What Are YOU Writing?

    What are you working on right now?

    A novel? Your best article ever? A poem? A film script?

    Maybe you’ve just finished something you’re really proud of? Or you just can’t tell whether it should get a Pulitzer or be thrown into the trash?

    Here’s your chance to share and discuss with each other what you are writing about.

    Whet our appetite with the opening paragraph of your future bestseller or give us a link to your best article. Tell us: what are you writing at the moment?

    Who knows, your piece might even attract the notice of a major publishing house!

    Here are some guidelines:




    State what aspect you’re working on. For example, you might want to say, “Here’s a link to my article “Whatever.” I’m currently working on eliminating superfluous words.”




    * When commenting, first list everything you really like about a piece.
    * Only then offer careful suggestions.
    * Treat each other with respect, friendliness, caring, and honesty.
    * Remember that we are all still learning.


    Now it’s over to you. Take a deep breath. Then jump into the comment section and bring out your treasures!


    Note from Mary Jaksch, Editor-in-Chief

    Dr. John Yeoman, founder of Writers’ Village, is offering readers of WritetoDone an amazing opportunity: FREE ACCESS to the first four weeks in his story coaching program, Writers’ Village Academy. If you write fiction (or even non-fiction), this intensive free training is an opportunity you won’t want to miss! Click here for details.


    About the author: 

    Mary Jaksch is Editor-in-Chief at Write to Done. Grab her FREE report How to Write Like an A-List Blogger. Mary has helped thousands of students successfully create outstanding and profitable blogs at  A-List Blogging and is the blogger behind Goodlife ZEN.

    Image: Woman writing courtesy of Bigstockphoto


    About the author

      Mary Jaksch

      Mary Jaksch is best known for her exceptional training for writers at WritetoDone.com. For a limited time you can grab her course Make Your Writing Pay the Bills: Become a Smart Freelancer for 75% off! In her “spare” time, Mary’s also the brains behind AlistBlogging.net. and GoodlifeZEN.com, a Zen Master, a mother, and a 5th Degree Black Belt.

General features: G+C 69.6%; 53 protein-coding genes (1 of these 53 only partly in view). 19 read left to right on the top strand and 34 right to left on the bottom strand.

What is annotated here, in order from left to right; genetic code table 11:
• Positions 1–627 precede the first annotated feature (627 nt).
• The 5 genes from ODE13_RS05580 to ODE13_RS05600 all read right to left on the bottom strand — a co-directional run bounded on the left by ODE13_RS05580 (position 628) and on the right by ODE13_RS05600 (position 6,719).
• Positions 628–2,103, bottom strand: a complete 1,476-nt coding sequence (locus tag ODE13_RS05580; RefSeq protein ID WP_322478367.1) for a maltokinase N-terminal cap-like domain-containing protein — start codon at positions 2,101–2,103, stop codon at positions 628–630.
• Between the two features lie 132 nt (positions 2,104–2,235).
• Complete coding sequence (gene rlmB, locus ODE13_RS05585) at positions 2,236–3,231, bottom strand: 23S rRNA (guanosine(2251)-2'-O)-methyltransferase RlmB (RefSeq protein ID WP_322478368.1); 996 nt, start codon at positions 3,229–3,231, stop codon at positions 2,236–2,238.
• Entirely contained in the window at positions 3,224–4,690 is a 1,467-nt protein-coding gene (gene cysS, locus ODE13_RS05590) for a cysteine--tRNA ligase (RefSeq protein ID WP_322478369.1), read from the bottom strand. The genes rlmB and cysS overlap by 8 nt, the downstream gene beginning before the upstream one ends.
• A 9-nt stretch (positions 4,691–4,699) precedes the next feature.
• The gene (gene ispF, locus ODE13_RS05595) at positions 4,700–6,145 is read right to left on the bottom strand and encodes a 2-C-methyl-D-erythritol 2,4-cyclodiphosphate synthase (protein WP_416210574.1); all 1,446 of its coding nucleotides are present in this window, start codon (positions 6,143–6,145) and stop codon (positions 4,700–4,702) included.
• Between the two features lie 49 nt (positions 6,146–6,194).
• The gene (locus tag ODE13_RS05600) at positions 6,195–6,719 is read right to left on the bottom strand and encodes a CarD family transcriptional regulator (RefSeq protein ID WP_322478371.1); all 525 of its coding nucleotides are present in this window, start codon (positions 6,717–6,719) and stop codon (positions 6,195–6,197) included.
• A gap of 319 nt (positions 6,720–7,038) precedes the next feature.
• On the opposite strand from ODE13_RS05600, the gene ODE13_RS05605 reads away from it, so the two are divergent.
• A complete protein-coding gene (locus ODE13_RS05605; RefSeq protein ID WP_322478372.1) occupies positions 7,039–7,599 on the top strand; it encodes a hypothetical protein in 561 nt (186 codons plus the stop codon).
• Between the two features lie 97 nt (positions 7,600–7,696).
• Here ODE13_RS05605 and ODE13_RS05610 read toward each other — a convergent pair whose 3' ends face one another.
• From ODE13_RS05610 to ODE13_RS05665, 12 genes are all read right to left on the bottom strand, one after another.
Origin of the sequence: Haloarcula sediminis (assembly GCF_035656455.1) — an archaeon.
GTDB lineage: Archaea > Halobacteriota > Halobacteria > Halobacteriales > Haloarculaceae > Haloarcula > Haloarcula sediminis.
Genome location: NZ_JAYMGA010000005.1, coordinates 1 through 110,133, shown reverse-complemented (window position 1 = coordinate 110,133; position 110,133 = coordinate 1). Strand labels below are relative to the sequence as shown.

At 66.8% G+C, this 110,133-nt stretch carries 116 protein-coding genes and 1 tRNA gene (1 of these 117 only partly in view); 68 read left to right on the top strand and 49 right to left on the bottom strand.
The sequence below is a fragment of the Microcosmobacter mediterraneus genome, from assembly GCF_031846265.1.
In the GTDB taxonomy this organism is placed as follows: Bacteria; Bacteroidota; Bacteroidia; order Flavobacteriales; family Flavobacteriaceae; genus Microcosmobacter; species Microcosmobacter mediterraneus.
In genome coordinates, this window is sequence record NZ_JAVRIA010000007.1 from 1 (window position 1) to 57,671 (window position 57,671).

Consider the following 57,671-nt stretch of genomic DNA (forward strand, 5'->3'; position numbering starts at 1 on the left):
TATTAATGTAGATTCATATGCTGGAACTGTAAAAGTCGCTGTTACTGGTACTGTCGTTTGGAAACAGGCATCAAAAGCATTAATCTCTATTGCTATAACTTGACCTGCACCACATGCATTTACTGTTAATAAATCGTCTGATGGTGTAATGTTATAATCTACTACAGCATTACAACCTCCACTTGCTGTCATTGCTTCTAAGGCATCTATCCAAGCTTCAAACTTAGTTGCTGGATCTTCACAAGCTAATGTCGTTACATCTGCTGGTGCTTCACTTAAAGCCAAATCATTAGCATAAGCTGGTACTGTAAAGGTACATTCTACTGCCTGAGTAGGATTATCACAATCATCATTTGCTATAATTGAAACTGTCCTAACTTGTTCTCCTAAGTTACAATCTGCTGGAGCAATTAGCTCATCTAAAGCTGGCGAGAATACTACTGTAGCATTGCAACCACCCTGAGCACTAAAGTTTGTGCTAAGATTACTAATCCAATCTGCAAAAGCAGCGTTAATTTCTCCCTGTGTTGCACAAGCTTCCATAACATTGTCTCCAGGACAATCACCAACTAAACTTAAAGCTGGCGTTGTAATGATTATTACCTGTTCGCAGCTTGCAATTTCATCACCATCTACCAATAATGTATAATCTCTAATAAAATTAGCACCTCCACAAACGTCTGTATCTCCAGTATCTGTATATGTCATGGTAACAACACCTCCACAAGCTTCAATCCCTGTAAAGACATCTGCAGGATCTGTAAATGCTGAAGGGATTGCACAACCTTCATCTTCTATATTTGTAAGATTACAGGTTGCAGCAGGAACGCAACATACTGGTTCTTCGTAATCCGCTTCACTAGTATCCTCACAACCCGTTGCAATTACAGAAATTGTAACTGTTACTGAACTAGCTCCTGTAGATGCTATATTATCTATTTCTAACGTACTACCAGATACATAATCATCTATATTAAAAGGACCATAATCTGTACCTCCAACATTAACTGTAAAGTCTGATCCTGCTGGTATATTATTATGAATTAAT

• Eric Neural says:

      First of all I want to say terrific blog! I had a quick question that I’d like to ask if
      you do not mind. I was interested to know how you center yourself and clear your head prior to writing.
      I have had a difficult time clearing my thoughts in getting my thoughts out there.

      I do take pleasure in writing however it just seems like the first 10 to 15 minutes are usually
      wasted simply just trying to figure out how to begin. Any ideas
      or hints? Thanks!

    • Very quickly this site will be famous among all
      blogging viewers, due to it’s good content

    • Often we hear experts in the media that report a particular stock is likely to soar and now is the time
      to purchase. An HVAC repair customers are most often started by the technician who’s learned the trade through
      previous employment. ll contain the practical guidance
      you’ll need on how to find a concierge business”.

      Here is my blog … http://aneellad.blogspot.com/2007/03/22000-days.html

    • Johnnie says:

      You actually make it seem so easy along with your presentation but I
      find this topic to be actually something that I believe I might by no means understand.
      It sort of feels too complicated and very
      extensive for me. I am taking a look forward on your next submit,
      I’ll try to get the grasp of it!

    • Matt H says: